Panchayats at Village Level : This is the basic or grassroots level of Panchayati Raj.
The panchayat for a village or a group of villages includes:
[a] Gram Sabha, the symbol of direct democracy;
[b] Gram Panchayat and
[c] Nyaya Panchayat.
[a] Gram Sabha
Recognition to Gram Sabha is an important feature of the 73rd amendment.
It is an institution of direct democracy.
Gram Sabha consists of all adult residents within a village or group of villages. Thus it is the only institution of direct democracy in the country.
Generally, two meetings of Gram Sabha are held every year.
In these meetings, the Gram Sabha as the general body of the people hears an annual statement of accounts, audit or administrative report of panchayats.
It also recommends new development projects to be undertaken by panchayats.
It also helps in identifying poor people of the village so that they may be given economic assistance.
[b] Gram Panchayat
The lower tier of the Panchayati Raj system in the country is the village level panchayat.
It is known in most of the States as Gram Panchayat.
The members of a Gram Panchayat are directly elected by the people.
The number of members of a Gram Panchayat is fixed on the basis of the village population. Hence, it differs from panchayat to panchayat.
An election is held on the basis of the single-member constituency.
One-third of the total numbers of seats are reserved for women, and some for Scheduled Castes and Tribes including one-third for women of Scheduled Castes and Tribes.
Chairpersons of Gram Panchayats are called by different names in different States as ‘Sarpanch, Pradhan or President.
There is a Vice-Chairperson also.
Both are elected by members of the panchayat.
Gram Panchayats generally hold their meetings once a month. Panchayats at all levels constitute committees for the transaction of their business.
[c] Nyaya Panchayat
These are judicial panchayats and a reminder of ancient village panchayat that settled local disputes.
They are set up to provide speedy and inexpensive justice.
Jurisdiction of Nyaya Panchayat varies from State to State – one such panchayat is set up for five or more gram panchayats.
Their tenure is between 3 and 5 years, as determined by State law.
Nyaya Panchayats generally deal with petty civil and criminal cases and can impose fines up to Rs. 100 only.
There are no lawyers to plead the cases in Nyaya Panchayat.
Parties to the disputes argue their own cases.
Functions of Gram Panchayat
Some States distinguish between obligatory (compulsory) and optional functions of Gram Panchayats while other States do not make this distinction.
The civic functions relating to sanitation, cleaning of public roads, drains, and ponds, public toilets and lavatories, primary health care, vaccination, the supply of drinking water, constructing public wells, street lighting, social health and primary and adult education, etc. are obligatory functions of village panchayats.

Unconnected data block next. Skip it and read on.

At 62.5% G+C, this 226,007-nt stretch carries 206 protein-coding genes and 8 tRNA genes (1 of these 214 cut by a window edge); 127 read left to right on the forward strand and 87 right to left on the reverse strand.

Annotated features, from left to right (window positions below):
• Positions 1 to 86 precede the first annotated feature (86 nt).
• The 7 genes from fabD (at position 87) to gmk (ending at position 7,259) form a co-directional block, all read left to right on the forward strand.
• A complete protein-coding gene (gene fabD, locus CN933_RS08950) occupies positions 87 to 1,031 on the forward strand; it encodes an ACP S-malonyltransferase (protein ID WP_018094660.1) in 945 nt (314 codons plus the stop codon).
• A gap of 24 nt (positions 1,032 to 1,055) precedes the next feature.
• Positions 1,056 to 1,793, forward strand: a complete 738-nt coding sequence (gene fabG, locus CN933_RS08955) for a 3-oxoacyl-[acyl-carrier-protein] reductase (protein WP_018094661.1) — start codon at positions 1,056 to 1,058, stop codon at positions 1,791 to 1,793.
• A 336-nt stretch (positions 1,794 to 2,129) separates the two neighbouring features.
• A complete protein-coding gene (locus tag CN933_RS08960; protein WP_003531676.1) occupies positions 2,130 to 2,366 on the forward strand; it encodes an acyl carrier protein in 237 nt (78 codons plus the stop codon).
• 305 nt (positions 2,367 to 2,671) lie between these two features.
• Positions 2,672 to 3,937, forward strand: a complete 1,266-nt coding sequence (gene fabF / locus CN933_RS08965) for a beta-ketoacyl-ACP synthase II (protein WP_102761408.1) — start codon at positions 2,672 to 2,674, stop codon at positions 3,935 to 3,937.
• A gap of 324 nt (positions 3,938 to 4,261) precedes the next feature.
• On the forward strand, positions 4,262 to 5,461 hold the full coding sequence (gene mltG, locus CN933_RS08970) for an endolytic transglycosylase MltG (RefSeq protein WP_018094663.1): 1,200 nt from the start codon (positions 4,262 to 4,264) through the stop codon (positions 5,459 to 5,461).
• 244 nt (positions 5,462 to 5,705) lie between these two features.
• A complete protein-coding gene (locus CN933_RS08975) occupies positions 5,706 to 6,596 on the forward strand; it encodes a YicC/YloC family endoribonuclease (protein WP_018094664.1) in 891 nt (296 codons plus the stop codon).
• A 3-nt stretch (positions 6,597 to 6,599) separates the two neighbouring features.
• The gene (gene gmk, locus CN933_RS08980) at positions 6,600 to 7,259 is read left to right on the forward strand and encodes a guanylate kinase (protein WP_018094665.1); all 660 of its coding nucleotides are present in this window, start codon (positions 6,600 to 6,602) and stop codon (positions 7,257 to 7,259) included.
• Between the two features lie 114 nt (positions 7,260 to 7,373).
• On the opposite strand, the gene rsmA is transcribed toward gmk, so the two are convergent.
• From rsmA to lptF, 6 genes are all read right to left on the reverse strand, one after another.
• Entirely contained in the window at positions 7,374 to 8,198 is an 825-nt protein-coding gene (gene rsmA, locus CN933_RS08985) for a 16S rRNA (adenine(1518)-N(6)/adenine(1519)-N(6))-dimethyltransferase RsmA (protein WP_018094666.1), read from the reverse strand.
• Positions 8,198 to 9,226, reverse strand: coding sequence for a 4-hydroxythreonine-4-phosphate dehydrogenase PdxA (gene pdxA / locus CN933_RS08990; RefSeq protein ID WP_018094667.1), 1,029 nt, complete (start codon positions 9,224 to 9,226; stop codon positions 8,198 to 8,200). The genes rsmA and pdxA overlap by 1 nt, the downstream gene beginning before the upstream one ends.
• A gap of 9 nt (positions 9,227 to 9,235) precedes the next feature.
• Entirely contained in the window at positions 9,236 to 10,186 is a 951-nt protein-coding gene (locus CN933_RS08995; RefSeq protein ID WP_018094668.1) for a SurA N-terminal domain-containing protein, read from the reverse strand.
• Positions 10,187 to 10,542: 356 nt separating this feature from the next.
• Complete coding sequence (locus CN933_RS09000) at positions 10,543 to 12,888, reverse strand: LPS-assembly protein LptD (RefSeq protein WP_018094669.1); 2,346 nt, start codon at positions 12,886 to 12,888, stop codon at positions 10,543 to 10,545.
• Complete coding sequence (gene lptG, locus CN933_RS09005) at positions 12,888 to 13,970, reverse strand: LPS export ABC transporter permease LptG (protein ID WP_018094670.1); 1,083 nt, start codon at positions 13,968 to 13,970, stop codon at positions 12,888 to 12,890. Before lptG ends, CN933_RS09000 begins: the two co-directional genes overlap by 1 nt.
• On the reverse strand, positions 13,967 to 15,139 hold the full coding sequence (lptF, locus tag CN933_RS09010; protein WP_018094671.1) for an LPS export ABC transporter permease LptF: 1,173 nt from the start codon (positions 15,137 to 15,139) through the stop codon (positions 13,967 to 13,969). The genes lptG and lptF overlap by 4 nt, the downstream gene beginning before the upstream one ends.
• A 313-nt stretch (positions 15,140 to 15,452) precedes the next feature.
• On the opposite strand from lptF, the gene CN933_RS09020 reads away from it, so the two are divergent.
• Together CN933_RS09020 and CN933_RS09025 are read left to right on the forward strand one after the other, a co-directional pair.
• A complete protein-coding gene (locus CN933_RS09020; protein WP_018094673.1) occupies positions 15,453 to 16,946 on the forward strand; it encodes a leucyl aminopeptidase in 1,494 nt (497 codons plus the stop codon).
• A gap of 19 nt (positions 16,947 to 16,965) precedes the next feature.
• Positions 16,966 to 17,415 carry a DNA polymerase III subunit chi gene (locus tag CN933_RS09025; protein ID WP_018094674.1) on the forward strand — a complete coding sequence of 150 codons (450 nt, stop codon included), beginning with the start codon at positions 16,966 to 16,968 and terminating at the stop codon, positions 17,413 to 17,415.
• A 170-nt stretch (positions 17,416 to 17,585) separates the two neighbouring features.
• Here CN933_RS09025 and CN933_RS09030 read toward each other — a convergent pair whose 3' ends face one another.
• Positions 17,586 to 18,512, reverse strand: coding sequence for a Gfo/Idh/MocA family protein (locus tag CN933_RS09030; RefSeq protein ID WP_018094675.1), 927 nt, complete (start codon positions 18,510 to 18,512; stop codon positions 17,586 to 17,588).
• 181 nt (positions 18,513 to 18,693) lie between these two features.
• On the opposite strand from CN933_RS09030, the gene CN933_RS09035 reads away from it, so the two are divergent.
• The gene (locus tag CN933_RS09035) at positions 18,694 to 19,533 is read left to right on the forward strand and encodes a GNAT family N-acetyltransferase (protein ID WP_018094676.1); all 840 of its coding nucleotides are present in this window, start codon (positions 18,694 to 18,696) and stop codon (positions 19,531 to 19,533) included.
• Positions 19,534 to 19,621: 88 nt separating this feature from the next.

The optional functions depend on the resources of the panchayats.
They may or may not perform such functions as tree plantation on roadsides, setting up of breeding centers for cattle, organizing child and maternity welfare, promotion of agriculture, etc.
After the 73rd Amendment, the scope of functions of Gram Panchayat was widened.
Such important functions like preparation of annual development plan of panchayat area, annual budget, relief in natural calamities, removal of encroachment on public lands, implementation and monitoring of poverty alleviation programs are now expected to be performed by panchayats.
Selection of beneficiaries through Gram Sabhas, public distribution system, non-conventional energy source, improved Chullahs, biogas plants have also been given to Gram Panchayats in some states.
Sources of income of Gram Panchayat
In most states, the power of levying taxes is vested in gram panchayats.
House tax, tax on cattle, immovable property, commercial crops, drainage tax, sanitation fee, tax on produce sold in village, a fee for supply of water to households, lighting tax are some of the taxes and fees levied by panchayats.
Panchayats can also levy entertainment tax on temporarily stationed theatres, taxes on animals and non-mechanically propelled vehicles plied for hire.
Gram panchayats also receive funds as income from property owned by them as common grounds, jungles, cattle ground, etc.
The sales proceed of dung, refuse and carcasses (dead bodies of animals) is also retained by gram panchayats.
They also receive their share in land revenue from the State.
The second or middle tier of the Panchayati Raj is Panchayat Samiti which provides a link between Gram Panchayat and a Zila Parishad.